Dr. RUSIN’S PULLING LAW …AND 10 BACK TRAINING TIPS BY THIB
It’s for a good reason that we often say that bodybuilding competitions are won from the back: nothing looks more impressive than a thick, wide and detailed back. Getting there requires know-how and hard work.
On top of looking good a strong back is also the best insurance policy against shoulder injuries, especially if you built it the smart way. Here are 10 back training tips that will help you just do that. Thanks to my friend Dr. John Rusin for contributing some material to this article.
RUSIN LAW OF PULLING
“If you aren’t rowing two or three times as much as you are pulling up you are leaving your shoulder health to chance.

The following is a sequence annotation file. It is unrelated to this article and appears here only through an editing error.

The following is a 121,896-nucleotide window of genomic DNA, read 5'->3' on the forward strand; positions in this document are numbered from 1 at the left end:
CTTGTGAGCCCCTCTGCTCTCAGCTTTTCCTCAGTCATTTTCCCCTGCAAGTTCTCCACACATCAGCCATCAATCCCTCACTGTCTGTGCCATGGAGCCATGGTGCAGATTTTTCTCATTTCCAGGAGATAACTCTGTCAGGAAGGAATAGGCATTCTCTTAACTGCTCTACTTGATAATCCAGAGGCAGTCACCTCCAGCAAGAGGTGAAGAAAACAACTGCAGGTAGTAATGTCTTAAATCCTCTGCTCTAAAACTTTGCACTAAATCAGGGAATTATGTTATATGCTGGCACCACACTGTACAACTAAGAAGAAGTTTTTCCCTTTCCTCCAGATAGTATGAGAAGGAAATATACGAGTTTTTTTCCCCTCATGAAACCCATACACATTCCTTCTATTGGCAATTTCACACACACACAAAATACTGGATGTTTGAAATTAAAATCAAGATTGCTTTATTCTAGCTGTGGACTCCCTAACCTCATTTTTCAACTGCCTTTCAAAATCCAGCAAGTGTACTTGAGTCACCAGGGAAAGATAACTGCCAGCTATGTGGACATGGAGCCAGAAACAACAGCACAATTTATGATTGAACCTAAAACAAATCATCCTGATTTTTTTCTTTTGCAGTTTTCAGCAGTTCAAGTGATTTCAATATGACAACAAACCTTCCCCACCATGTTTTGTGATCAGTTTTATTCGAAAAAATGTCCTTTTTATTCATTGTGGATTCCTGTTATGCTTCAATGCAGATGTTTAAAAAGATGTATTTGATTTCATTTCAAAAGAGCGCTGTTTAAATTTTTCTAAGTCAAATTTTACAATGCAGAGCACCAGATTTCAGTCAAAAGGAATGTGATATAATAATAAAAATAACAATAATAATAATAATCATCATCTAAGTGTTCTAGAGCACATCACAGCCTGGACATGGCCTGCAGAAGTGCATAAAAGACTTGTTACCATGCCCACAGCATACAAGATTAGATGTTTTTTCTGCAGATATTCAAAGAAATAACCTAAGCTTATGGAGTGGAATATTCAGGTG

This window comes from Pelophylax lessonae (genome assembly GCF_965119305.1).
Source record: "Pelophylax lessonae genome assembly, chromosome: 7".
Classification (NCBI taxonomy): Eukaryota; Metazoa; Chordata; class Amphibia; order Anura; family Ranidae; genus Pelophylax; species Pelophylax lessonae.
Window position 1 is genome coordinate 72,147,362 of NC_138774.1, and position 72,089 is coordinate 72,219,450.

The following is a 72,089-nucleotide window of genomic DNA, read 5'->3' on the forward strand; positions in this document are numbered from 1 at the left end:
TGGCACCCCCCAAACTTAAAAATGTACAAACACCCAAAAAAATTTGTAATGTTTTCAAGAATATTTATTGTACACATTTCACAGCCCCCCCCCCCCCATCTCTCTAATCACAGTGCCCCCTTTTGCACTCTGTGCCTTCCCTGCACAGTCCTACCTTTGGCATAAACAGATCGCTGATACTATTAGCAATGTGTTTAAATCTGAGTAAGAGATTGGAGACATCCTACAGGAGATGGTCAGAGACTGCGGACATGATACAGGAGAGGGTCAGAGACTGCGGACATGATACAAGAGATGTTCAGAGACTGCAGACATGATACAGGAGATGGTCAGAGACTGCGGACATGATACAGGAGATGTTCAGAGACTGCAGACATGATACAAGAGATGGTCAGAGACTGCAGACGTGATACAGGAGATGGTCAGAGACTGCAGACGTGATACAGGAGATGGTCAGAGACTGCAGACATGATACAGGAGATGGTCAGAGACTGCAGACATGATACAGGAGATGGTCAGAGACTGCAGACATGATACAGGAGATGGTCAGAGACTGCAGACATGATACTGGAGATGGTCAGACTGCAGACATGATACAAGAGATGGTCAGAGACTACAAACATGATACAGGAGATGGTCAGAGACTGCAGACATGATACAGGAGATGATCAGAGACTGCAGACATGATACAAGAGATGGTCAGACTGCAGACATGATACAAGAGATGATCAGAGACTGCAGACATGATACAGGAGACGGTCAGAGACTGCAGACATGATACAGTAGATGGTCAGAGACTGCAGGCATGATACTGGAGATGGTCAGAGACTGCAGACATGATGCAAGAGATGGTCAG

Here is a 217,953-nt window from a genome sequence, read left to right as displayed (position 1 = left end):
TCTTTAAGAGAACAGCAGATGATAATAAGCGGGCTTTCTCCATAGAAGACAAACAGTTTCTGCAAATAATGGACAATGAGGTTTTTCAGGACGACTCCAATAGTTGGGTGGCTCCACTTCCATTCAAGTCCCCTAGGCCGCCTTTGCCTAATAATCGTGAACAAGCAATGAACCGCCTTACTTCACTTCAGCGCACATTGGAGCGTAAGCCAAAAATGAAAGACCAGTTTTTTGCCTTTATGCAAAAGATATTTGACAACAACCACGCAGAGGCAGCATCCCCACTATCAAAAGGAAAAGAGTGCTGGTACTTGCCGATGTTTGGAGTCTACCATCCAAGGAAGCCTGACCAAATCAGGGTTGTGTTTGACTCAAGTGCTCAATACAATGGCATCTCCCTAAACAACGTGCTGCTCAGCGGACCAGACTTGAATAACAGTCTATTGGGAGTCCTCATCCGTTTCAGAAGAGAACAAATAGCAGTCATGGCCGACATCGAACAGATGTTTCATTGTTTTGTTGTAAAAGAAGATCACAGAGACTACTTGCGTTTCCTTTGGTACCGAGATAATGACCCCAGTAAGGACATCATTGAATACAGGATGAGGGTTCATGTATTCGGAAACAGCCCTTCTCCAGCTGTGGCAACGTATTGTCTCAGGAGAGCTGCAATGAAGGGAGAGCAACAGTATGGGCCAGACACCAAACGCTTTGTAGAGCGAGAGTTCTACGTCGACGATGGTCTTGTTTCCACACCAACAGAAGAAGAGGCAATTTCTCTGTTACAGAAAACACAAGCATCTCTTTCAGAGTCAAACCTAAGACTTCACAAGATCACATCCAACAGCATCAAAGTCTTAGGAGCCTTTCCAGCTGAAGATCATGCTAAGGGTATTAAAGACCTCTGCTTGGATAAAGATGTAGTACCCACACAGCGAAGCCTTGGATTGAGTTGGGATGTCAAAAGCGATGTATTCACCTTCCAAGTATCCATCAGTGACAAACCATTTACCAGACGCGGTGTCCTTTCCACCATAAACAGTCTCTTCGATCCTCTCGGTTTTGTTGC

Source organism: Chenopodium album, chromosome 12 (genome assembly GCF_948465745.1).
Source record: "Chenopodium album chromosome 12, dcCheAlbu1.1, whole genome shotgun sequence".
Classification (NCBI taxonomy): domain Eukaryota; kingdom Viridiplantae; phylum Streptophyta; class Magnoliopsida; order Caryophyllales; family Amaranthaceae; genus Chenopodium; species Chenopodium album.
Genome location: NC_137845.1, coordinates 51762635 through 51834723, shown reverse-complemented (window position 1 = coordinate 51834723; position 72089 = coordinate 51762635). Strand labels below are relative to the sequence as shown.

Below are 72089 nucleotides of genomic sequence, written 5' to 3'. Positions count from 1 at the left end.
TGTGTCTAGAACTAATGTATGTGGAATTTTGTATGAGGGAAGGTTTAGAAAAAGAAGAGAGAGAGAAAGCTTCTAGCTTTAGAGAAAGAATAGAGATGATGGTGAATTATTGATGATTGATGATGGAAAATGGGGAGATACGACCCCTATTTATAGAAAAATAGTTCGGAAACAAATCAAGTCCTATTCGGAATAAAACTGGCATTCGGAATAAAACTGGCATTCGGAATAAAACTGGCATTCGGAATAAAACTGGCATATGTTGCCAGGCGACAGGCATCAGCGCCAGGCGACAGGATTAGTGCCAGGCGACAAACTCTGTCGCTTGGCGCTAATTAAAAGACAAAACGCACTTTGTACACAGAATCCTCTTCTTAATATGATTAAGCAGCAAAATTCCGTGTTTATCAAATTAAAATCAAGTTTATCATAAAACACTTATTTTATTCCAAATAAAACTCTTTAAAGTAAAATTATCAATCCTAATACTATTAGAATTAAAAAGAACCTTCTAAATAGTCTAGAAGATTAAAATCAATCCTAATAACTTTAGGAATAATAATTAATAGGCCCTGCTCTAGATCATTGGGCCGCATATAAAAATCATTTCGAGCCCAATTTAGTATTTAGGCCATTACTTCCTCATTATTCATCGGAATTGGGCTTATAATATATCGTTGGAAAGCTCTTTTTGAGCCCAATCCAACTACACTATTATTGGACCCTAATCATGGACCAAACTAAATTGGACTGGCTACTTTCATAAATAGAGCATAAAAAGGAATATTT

Dr. John Rusin (www.drjohnrusin.com)”
Back training tip no 1
The rear delt is one of the most important muscles for pain free and safe bench pressing
While I always “knew this”, it became even clearer during one of my workouts last week. After my main bench pressing work I concluded with 15 singles with about 70% on the bar but with an additional 45lbs per side on weight releasers (allowing you to overload the eccentric, then the releasers un-hook from the bar and you only lift the barbell). So the eccentric portion was done with 100% of my max or more. And I lowered the weight in 5-6 seconds.
I only took 30 seconds of rest between reps.
The first 8 “sets” were fairly easy; I had no trouble lowering the weight in 6 seconds and even considered adding more weight.
But on that 9th set I had a huge performance drop. I had trouble lowering the weight in 4 seconds. I didn’t feel fatigued but one muscle simply could do its job: the rear delt! Everything felt fine, but my rear deltoids had a ton of local fatigue, felt pumped and weak. As a result, the bar felt almost twice as heavy and it was hard to control it on the way down and reverse the direction.